As second example, we consider a square array of circular metallic disks with height *h* = 50 nm and radius *r* = 500 nm (see Fig. 5 (a)). In order to generate the numerical ASR, we employ a reduced smoothing width *w*_{s} = 200 that accounts for the fact that the circular motif within the lateral plane does, in contrast to the square motif discussed in section 4.1, not exhibit any sharp corners. The corresponding parameters for the energy functional are kept the same, i.e., we use *η*_{c} = 0.1, *η*_{s} = 0, *η*_{t} = 0.1, employ *M* = 97 coefficients to describe the coordinate transformation, and enforce the 𝒞_{4v}-symmetry of the structure. We depict the resulting ASR in Fig. 5 (b). This numerically generated ASR exhibits a certain degree of similarity with the analytical ASR that has been described in Ref. [17]. For convergence studies we have applied the approach of Ref. [17] in order to align the coordinate lines with the circular structure and map the circle onto a square. In a second step, we use the coordinate transformation described in Ref. [15] (with parameter G = 0.01) in order to increase the spatial resolution near material interfaces. The resulting meshes look similar to those shown in Ref. [17].

In Fig. 6, we depict the spectra for transmittance into the zeroth diffraction order of such a square array of circular metallic disks (*ɛ* = −110.9 + 11.24i; corresponding to gold at *λ* = 1530 nm) that have been obtained within standard FMM (*N* = 1257 plane wave), analytical ASR within FMM (*N* = 317 plane waves), and numerical ASR within FMM with tangential energy term (see Fig. 5 (b); *N* = 317 plane waves). The spectra of both ASR approaches agree well and – as we will demonstrate below – are essentially converged to within 5 significant digits even for as few as *N* = 317 plane waves. In contrast, standard FMM is far from convergence even if as many as *N* = 1257 plane waves are employed.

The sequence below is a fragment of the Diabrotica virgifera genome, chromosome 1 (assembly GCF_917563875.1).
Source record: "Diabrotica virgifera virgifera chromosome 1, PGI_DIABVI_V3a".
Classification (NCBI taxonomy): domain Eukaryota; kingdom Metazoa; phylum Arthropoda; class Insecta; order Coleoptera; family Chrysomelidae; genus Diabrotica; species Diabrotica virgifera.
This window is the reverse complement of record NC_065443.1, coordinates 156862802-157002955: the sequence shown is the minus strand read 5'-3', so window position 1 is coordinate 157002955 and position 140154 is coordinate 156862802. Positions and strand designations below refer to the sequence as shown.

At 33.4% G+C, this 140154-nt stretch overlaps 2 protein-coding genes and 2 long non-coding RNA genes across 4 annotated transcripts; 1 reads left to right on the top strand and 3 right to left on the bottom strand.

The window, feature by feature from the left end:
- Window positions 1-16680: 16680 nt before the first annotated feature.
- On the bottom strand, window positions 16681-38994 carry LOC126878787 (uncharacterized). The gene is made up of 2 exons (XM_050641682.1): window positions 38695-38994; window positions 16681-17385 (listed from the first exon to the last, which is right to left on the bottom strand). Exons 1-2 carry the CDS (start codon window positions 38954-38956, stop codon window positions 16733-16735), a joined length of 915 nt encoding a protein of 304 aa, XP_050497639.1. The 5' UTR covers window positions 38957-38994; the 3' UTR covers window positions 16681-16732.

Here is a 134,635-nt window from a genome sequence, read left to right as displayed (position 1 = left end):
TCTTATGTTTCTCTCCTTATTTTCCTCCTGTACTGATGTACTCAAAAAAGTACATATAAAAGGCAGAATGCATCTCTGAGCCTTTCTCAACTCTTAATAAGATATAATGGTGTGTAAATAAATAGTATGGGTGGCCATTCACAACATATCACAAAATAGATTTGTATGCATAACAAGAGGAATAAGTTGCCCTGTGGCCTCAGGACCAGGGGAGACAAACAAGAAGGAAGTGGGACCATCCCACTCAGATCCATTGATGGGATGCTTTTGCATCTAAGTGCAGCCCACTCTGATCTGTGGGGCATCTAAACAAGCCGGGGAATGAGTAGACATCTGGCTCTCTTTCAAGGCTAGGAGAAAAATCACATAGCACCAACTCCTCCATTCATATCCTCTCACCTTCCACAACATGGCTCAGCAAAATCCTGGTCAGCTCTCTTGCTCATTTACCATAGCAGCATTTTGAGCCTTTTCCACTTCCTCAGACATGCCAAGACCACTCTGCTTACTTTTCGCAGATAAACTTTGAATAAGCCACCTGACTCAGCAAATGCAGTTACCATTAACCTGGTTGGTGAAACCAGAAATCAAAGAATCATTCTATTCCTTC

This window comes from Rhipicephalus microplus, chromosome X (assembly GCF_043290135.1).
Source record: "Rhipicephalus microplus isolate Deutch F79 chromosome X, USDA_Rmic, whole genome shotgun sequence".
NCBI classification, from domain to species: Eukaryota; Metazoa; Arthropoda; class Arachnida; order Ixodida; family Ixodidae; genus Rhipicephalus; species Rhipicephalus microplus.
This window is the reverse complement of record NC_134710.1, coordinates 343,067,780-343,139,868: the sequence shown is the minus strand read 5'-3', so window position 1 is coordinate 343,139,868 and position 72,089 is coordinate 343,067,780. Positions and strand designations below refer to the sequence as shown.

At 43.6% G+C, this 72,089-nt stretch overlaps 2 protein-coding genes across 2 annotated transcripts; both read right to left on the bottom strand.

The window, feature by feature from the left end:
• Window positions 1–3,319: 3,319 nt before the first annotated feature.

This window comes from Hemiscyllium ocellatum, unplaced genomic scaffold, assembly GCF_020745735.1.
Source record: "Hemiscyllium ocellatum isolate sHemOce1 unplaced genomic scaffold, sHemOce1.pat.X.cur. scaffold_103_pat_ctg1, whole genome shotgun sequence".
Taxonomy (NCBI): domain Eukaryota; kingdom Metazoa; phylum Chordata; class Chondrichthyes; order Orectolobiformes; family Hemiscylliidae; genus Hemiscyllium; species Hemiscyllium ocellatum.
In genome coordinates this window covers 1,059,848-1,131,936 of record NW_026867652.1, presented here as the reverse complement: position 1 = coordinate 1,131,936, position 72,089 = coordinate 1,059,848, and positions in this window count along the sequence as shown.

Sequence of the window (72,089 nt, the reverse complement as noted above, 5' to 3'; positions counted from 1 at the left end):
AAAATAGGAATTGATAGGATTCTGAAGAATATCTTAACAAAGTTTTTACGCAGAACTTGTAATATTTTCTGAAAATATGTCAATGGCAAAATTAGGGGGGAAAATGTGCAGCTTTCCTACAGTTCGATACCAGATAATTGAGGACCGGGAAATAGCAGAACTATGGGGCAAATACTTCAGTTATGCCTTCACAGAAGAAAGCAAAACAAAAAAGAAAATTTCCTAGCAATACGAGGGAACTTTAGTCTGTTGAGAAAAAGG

In analogy to the square-disk case, we have examined the details of the convergence characteristics at the particle plasmon resonance, *λ* = 1530nm. In Fig. 7 (a), we display the convergence behavior for the transmittance into the zeroth diffraction order as a function of the number *N* of plane waves. Clearly, both the analytical and the numerical ASR converge to the same value and *N* = 317 is sufficient to obtain convergence to within 5 significant digits. The results for standard FMM show a rather poor convergence. To further illustrate this, we have implemented the symmetry reduction technique for standard FMM described in Ref. [28] that – for given computational resources and normal incidence – allows us to push the number of plane waves significantly higher.

We display the corresponding results in Fig. 7 (b). Clearly, while the results for standard FMM start to approach the results for the ASR-based computations, there still are rather significant deviations even for the outrageously large number of *N* = 23993 plane waves.

These results suggest that ASR, either in analytical or numerical form, is an absolute must for the accurate determination of the optical properties of non-grid-aligned metallic structures. In the subsequent section, we will, therefore, apply our numerical ASR technique to analyze a realistic system that consists of a square array of crescent-shaped metallic nanoparticles. These and similar systems can been fabricated via shadow lithography and are thus of considerable interest [29–31]. To the best of our knowledge, analytic ASR results for these systems have not been published to date.

## 5. Realistic system

As a final illustration of our numerical ASR within FMM, we apply the approach to a square array of crescent-shaped optical antennas [29–31]. These structures lend themselves to a micro-fabrication approach based on colloidal templating and exhibit multiple plasmon resonances at visible and near infrared frequencies that may be exploited for applications ranging from surface enhanced Raman scattering (SERS) all the way to metamaterials. In Fig. 8 we provide a schematic of the lateral cross section and our numerical ASR for the specific value of the lateral width *w* = 500 nm and lateral thickness of *t* = 200 nm. In order to faithfully reproduce the actual experimental realizations we have added corner roundings, each with radius of 10nm, at the two tips. As for the previous structures, the height of the crescents is *h* = 50 nm and they are situated on a glass substrate.